The first "inventors" of aspirin were the Sumerians who knew the medicinal virtues of willow leaves. They therefore used these willow leaves as painkillers and were especially used to relieve fevers. In the year 400 B.C, Hippocrates recommended to women to drink "Willow leaf teas" to relieve the pain while giving birth and to stop the fever.

It wasn’t until 1763, when the first known experiment on willow bark was conducted, that the herb’s effectiveness was proven. English scientist, Edmund Stone ground up the bark to treat 50 parishioners with rheumatic fever. He saw how it helped them and reported the results to the Royal Society of London, which published his findings. Willow bark was now an officially accepted medicine.

One would then have to wait until the 19th century to see the progress of aspirin. The advances made then, permitted the isolation and the identification of the principle actives responsible of the therapeutic properties of these remedies. That is exactly what the Italian Fontana and the Frenchman Leroux will do, respectively in 1825 and in 1829. Fontana will isolate the principle active of “white willow” and will name it salicin, whilst Leroux will analyse it.

Salicin was finally isolated as the key ingredient in willow bark. In the following years, it was processed into two medicinal compounds, salicylic acid and sodium salicylate. However, these new drugs also came with side effects—occasional nausea and stomach irritation.

In 1853, a French chemist, Charles Frederic Gerhardt tried to improve on the sodium salicylate mixture by combining it with acetyl chloride. He succeeded in producing a compound that was less irritating to the stomach. Then he felt that making it would be too tedious and abandoned his work.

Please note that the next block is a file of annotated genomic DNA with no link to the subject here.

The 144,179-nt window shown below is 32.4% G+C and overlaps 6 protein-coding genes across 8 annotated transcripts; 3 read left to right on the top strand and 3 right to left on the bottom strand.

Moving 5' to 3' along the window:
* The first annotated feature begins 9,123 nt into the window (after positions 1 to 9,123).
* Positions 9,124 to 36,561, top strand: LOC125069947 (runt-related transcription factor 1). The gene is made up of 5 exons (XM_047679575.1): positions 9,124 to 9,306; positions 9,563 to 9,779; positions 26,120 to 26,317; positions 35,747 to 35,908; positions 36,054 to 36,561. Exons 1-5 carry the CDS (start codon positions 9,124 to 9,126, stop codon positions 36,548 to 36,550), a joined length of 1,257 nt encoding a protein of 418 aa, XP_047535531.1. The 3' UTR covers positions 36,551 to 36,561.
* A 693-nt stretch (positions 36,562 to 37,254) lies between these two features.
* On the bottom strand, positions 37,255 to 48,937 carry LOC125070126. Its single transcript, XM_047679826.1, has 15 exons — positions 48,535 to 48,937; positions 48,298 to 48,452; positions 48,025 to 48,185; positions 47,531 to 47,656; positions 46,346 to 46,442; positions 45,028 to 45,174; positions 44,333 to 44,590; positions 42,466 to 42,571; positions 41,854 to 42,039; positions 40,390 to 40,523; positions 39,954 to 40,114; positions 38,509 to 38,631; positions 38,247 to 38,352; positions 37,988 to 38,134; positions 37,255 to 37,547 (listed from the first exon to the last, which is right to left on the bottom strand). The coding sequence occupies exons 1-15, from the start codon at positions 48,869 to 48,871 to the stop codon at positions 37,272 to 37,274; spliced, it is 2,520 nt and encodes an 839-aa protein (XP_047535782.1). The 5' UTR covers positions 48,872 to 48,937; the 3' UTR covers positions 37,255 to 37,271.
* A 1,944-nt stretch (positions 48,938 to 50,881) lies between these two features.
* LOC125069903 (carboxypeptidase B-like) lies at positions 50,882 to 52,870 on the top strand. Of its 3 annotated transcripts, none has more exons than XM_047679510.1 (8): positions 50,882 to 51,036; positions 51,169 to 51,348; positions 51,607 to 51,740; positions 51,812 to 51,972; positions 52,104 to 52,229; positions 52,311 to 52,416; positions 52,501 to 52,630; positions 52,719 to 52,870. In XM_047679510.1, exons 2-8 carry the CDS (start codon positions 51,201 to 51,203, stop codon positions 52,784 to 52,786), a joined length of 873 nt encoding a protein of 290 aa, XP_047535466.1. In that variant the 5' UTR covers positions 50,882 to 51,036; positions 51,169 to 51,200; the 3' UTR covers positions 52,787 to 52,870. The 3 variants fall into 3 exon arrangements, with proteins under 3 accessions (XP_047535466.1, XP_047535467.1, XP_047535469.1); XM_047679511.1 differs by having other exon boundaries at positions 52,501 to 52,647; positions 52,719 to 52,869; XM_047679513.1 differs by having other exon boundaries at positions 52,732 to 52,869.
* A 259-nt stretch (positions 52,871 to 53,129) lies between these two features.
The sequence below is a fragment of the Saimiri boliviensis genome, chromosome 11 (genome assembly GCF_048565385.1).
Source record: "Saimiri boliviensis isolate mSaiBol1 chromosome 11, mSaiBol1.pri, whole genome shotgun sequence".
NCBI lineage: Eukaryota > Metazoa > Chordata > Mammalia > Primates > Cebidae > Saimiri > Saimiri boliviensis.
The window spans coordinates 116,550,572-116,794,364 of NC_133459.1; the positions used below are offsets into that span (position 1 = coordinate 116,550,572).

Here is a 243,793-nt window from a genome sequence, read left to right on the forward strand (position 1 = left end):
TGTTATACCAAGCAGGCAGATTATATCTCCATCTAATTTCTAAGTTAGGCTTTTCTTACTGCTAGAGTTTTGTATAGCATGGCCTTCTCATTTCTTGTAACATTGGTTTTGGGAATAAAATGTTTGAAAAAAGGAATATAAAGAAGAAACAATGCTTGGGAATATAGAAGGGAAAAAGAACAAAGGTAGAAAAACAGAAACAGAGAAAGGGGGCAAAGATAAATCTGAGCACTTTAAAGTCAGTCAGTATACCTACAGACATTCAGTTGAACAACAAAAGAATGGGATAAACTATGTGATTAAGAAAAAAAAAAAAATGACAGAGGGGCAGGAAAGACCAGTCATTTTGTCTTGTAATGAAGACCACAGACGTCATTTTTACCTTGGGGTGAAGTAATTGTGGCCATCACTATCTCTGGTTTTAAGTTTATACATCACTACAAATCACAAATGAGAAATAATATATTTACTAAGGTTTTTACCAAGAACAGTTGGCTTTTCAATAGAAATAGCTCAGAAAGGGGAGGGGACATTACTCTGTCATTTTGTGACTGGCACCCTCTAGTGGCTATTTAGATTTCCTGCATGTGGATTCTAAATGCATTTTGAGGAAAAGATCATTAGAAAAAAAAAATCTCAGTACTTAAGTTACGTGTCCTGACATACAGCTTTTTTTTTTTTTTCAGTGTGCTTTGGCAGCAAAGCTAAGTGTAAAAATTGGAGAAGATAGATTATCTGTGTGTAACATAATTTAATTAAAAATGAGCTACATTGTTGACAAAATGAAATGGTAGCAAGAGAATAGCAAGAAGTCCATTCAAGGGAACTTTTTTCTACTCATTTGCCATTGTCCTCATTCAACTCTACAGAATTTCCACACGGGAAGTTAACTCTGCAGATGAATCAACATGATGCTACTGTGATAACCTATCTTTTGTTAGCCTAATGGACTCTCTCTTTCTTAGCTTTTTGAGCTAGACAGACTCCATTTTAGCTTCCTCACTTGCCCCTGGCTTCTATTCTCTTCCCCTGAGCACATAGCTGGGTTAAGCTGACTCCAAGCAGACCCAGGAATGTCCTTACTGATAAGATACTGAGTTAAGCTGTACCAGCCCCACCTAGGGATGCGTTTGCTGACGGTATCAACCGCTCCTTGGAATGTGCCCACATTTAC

Felix Hoffman, an industrial chemist, synthesized the substance, salicylic acid, and in 1893 he developed a commercial process for its production. In 1897, his superiors at Bayer named this product ASPIRIN. The “A” comes from acetyl chloride. The “SPIR” which comes from Spiraea ulmaria, the plant they used to obtain the salicylic acid from. The “IN” was a common ending for medicines at that time. It was then marketed in 1899. In 1900 Bayer had introduced aspirin in the form of water-soluble tablets, the first medication to be sold in this form.

How Aspirin Works:
No one knew how aspirin worked until the 1970s. John Vane, a British pharmacologist, discovered that aspirin works by reducing the body?s production of prostaglandins. Prostaglandins are fatty-acids derivatives that are chemical mediators in the body that promote swelling, which causes pain.

Taking aspirin can relieve a person from many of the effects of prostaglandins. It is used for temporary headache relief, muscular aches and pains, arthritis and menstrual pain. It is also used for the relief of fever and inflammation. Aspirin is also known to reduce the risk of strokes and heart attacks. Aspirin is going to be around for a while as they find out more of what it can do. Especially how it can help our cardiovascular system.

More than a cure for headaches and minor pain, aspirin has been clinically proven to work wonders for many conditions. Aspirin is thought to be a potent drug for cancer, heart disease, Alzheimer’s, stroke, infertility, herpes and blindness. Recent studies now hail it as new hope for prostate cancer patients.
People at risk of heart attack--the elderly, obese and smokers--are advised to take an aspirin a day. Aspirin is used to prevent and treat stroke. Studies have shown that long-term aspirin taking reduced the risk of death from colon cancer by 44 percent. Esophagus and breast cancer are added to the list, and people who take aspirin regularly are less likely to get cataracts. These are just some of the known uses, and new research papers are being published on the benefits of aspirin.

It is important to remember that for treatment of many of the conditions described here, aspirin should be taken only under controlled medical supervision.

Voltaire said “Doctors pour drugs of which they know little, into patients of whom they know less, for diseases of which they know nothing”.